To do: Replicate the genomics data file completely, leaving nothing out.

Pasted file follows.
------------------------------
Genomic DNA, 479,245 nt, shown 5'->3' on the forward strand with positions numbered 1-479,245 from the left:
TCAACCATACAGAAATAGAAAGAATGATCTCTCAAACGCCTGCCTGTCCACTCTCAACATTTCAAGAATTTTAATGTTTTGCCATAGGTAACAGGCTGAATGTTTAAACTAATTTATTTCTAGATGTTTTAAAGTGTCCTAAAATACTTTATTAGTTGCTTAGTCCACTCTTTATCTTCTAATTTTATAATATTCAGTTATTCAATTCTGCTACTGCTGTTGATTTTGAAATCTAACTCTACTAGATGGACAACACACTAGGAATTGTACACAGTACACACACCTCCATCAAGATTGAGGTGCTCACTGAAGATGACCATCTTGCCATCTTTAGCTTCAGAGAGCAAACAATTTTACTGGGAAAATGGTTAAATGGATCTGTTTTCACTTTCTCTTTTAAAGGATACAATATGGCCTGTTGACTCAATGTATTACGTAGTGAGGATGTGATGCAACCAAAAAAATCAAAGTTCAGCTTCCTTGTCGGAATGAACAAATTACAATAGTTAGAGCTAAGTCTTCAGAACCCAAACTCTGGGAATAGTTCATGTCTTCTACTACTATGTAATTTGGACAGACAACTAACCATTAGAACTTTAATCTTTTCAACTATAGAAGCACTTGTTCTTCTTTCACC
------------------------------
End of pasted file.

Genomic DNA, 479,245 nt, shown 5'->3' on the forward strand with positions numbered 1-479,245 from the left:
TCAACCATACAGAAATAGAAAGAATGATCTCTCAAACGCCTGCCTGTCCACTCTCAACATTTCAAGAATTTTAATGTTTTGCCATAGGTAACAGGCTGAATGTTTAAACTAATTTATTTCTAGATGTTTTAAAGTGTCCTAAAATACTTTATTAGTTGCTTAGTCCACTCTTTATCTTCTAATTTTATAATATTCAGTTATTCAATTCTGCTACTGCTGTTGATTTTGAAATCTAACTCTACTAGATGGACAACACACTAGGAATTGTACACAGTACACACACCTCCATCAAGATTGAGGTGCTCACTGAAGATGACCATCTTGCCATCTTTAGCTTCAGAGAGCAAACAATTTTACTGGGAAAATGGTTAAATGGATCTGTTTTCACTTTCTCTTTTAAAGGATACAATATGGCCTGTTGACTCAATGTATTACGTAGTGAGGATGTGATGCAACCAAAAAAATCAAAGTTCAGCTTCCTTGTCGGAATGAACAAATTACAATAGTTAGAGCTAAGTCTTCAGAACCCAAACTCTGGGAATAGTTCATGTCTTCTACTACTATGTAATTTGGACAGACAACTAACCATTAGAACTTTAATCTTTTCAACTATAGAAGCACTTGTTCTTCTTTCACC